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House, Senate Negotiators Cut Costs of Health-Care Reform Bills

Senate Finance Chairman Max Baucus tells reporters that a draft of the reform package would come with a lower-than-expected price tag.
Senate Finance Chairman Max Baucus tells reporters that a draft of the reform package would come with a lower-than-expected price tag. (Linda Davidson - The Washington Post)

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By Paul Kane and Shailagh Murray
Washington Post Staff Writers
Thursday, July 30, 2009

Key lawmakers on Wednesday moved to cut roughly $100 billion from the cost of health-care reform proposals as they sought to break weeks of gridlock on President Obama's signature legislative initiative before Congress departs for a month-long recess.

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House Democrats reached a deal with conservatives in their caucus that would reduce the overall cost of the package and ensure more funding for rural hospitals, concessions that could allow the Energy and Commerce Committee to finish its consideration of the legislation.

Bipartisan negotiators on the Senate Finance Committee, meanwhile, announced that a draft of their reform package would come with a lower-than-expected price tag of less than $900 billion over 10 years, which would be slightly less expensive than the new target for the House bill.

But the twin movements toward compromise were not well received by all lawmakers.

As Senate conservatives pressured their Republican colleagues to back away from the emerging finance panel's package, House Democratic leaders tried to tamp down an uprising from liberals who complained that the plan's central plank -- a government-financed "public option" for insurance -- had been watered down by the deal with party moderates.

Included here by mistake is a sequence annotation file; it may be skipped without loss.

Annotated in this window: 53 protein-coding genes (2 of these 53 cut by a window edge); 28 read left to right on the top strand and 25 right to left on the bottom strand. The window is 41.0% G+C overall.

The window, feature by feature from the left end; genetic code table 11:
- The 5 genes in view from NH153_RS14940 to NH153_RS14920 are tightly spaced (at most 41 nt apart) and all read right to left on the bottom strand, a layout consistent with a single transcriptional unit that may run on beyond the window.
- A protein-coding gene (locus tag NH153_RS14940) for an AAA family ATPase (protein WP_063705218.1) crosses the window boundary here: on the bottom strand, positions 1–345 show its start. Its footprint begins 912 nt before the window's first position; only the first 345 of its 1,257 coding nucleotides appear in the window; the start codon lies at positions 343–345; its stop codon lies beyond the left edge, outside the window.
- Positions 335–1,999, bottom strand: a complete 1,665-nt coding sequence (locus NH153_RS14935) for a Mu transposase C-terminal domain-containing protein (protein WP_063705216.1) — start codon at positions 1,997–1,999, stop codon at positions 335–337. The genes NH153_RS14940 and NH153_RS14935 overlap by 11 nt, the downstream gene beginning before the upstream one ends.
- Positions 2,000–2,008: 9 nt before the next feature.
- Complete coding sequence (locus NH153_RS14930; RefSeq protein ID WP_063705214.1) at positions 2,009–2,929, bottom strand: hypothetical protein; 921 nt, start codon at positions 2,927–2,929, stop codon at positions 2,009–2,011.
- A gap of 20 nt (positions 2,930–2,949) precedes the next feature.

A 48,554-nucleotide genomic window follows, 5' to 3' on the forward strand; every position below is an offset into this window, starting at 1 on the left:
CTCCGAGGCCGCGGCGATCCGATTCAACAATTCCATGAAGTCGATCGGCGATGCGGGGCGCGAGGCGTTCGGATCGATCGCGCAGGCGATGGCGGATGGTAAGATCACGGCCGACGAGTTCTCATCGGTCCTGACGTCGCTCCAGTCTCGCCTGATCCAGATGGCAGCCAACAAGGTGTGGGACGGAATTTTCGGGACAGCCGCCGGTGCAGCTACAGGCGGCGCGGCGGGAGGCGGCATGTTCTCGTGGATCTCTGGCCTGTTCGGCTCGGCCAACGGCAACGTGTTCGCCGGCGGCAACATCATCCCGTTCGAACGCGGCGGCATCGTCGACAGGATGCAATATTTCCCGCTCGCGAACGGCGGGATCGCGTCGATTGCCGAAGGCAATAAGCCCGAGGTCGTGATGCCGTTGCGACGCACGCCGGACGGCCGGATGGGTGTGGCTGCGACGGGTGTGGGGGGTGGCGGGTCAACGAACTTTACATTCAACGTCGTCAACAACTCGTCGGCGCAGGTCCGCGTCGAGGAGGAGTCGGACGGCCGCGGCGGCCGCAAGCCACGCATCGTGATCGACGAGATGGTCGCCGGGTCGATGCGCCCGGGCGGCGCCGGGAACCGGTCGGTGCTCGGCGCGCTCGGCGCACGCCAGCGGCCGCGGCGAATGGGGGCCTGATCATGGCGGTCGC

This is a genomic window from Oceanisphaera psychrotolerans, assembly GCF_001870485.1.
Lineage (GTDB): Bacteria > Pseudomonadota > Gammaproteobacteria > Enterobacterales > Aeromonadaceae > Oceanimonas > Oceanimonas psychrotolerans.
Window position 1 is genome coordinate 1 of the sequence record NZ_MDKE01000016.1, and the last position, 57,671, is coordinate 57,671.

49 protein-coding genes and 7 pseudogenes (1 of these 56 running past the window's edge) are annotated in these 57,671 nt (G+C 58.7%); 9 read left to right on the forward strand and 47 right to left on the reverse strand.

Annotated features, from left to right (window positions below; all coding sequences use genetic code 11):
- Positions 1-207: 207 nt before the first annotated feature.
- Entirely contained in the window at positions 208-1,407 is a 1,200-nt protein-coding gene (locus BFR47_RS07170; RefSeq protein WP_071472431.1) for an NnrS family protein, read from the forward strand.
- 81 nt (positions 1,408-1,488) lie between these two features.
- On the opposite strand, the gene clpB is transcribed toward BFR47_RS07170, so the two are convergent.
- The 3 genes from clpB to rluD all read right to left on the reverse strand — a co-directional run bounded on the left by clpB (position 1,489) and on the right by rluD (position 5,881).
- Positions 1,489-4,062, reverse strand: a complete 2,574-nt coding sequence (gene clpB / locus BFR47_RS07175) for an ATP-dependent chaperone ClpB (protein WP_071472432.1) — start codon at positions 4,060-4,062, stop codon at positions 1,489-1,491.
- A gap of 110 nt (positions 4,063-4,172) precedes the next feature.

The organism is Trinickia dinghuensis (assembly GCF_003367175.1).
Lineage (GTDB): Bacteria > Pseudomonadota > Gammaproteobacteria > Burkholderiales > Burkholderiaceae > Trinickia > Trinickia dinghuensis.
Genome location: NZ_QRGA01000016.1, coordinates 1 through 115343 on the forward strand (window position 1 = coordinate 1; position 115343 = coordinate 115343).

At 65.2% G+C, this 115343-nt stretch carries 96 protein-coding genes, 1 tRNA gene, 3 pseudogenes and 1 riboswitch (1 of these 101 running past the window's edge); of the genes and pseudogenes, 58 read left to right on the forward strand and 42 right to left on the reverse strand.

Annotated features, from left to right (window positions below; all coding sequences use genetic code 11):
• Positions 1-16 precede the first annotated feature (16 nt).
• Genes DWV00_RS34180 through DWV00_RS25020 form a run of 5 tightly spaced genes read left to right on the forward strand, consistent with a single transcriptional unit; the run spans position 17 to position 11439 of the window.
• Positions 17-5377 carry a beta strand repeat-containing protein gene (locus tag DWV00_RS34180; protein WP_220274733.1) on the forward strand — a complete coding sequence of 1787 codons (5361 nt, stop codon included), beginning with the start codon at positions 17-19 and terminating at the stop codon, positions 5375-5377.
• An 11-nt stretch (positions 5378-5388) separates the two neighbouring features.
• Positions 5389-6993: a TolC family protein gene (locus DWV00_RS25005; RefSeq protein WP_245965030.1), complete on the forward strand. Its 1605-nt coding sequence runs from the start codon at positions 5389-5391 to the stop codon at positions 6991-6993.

"I think failure is not an option," Rep. Henry A. Waxman (D-Calif.), chairman of the Energy and Commerce Committee, told reporters. But he agreed to postpone until Thursday the conclusion of a legislative markup of the massive bill to address the liberals' concerns.

The House proposal was modified to meet the demands of the Blue Dog Coalition, a group of Democrats from largely rural districts who hold enough votes on Waxman's committee to sink the legislation there. The new proposal includes a public health insurance option to compete against private insurers, but it does not tie the payments to Medicare's rates of reimbursement to health-care providers, something many liberal lawmakers had sought. Instead, it calls for the health secretary to negotiate rates with hospitals and doctors, just as private insurance companies do.

Rural health-care providers generally receive less in Medicare reimbursements than their urban counterparts, and delinking the public plan from Medicare was considered critical for conservative Democrats. "We have saved America's rural hospitals from closure," said Rep. Mike Ross (D-Ark.), a Blue Dog leader on the committee.

Liberals countered that the compromise would help private insurers compete against the public plan, questioning how Ross could demand $100 billion in other savings while pushing for a provision that might prove costly. "I think this completely cripples the public option," said Rep. Raul M. Grijalva (D-Ariz.), co-chairman of the Progressive Caucus.

"It's very sobering," said Rep. Anna G. Eshoo (D-Calif.), a close ally of House Speaker Nancy Pelosi (D-Calif.). Pelosi oversaw the closed-door negotiations with White House Chief of Staff Rahm Emanuel, a nearly seven-hour marathon of talks Tuesday and a lunchtime meeting Wednesday.

The Blue Dogs also received assurances that the overall legislation would cost less than $1 trillion. In addition, they won a new exemption from taxes on businesses that do not provide insurance to employees, doubling the original exemption for companies with less than $250,000 in annual payroll to $500,000.

Dozens of Blue Dog Democrats, as well as moderates representing wealthy suburban districts, remain opposed to tax provisions that call for a surtax of 1 to 5.4 percent of annual income on households earning $350,000 or more. Those provisions are expected to be adjusted upward, perhaps capturing only millionaires, by the time the bill comes to the House floor in September.


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